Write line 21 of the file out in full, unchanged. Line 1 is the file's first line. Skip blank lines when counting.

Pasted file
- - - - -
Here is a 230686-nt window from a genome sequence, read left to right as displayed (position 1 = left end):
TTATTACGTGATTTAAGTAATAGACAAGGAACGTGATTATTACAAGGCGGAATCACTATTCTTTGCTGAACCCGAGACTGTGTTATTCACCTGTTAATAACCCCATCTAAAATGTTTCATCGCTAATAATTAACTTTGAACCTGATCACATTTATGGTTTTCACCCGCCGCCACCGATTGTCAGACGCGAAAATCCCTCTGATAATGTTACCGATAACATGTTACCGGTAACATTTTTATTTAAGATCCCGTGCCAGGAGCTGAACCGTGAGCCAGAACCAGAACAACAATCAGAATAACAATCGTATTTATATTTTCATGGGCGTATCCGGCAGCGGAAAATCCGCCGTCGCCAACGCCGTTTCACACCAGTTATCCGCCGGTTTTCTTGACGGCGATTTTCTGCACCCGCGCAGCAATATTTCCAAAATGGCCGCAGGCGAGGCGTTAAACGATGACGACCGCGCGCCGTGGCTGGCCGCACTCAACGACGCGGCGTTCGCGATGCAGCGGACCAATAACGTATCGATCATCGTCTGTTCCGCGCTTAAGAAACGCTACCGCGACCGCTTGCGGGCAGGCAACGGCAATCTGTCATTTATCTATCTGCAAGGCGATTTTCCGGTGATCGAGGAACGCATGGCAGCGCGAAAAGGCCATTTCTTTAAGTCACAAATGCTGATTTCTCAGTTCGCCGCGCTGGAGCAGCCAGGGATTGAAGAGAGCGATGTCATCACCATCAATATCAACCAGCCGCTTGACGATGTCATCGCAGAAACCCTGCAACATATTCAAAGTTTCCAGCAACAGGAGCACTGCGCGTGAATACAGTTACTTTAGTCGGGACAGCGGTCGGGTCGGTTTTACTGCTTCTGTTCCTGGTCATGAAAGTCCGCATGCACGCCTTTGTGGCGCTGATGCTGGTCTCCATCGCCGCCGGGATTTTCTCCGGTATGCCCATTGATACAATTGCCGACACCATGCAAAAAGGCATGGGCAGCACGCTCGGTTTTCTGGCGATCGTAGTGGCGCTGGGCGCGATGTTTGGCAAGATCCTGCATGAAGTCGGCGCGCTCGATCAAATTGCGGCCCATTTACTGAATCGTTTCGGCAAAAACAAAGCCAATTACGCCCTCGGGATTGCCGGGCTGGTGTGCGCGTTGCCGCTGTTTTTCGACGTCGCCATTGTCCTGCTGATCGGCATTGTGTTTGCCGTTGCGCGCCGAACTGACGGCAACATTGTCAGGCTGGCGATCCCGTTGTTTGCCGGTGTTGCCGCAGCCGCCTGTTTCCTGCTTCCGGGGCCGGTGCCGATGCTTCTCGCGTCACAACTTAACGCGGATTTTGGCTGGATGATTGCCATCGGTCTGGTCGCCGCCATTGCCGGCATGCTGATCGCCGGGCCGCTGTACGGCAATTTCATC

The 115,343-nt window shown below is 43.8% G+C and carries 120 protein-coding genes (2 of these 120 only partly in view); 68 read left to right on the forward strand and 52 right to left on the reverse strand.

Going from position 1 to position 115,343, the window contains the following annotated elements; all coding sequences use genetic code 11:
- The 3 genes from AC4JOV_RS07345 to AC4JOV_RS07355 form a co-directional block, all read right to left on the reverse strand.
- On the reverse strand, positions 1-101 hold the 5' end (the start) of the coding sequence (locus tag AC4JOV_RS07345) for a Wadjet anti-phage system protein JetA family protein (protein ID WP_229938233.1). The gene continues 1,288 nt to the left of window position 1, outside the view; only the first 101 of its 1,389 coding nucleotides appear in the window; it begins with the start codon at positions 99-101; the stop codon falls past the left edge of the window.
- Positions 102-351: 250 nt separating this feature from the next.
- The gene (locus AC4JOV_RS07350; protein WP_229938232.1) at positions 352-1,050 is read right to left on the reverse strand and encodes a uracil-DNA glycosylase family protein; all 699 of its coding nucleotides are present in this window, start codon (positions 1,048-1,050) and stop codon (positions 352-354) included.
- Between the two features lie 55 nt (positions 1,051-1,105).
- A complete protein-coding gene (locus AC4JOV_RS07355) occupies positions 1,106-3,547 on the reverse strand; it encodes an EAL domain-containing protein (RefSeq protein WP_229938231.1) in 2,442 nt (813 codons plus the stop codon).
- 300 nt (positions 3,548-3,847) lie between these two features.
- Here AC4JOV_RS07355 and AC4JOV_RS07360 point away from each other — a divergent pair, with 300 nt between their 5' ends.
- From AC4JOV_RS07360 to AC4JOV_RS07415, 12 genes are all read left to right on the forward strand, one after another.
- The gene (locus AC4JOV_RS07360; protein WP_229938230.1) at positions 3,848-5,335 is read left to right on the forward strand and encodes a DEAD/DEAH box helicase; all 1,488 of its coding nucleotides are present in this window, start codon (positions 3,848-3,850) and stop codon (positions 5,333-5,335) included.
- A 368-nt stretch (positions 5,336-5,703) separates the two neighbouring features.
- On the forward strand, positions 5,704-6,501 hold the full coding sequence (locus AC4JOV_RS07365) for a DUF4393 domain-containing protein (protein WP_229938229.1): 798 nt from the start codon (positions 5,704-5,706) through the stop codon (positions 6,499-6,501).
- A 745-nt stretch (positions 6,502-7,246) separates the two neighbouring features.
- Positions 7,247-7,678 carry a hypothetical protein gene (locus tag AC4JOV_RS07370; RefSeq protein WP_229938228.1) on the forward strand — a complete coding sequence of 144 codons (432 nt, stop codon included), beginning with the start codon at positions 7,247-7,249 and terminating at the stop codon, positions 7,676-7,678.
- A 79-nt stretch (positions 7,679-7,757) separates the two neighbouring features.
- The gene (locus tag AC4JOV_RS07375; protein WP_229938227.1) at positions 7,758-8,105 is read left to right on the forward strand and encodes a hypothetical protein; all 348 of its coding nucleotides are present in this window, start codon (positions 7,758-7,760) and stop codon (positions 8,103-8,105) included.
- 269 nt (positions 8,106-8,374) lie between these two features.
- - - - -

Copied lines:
- 269 nt (positions 8,106-8,374) lie between these two features.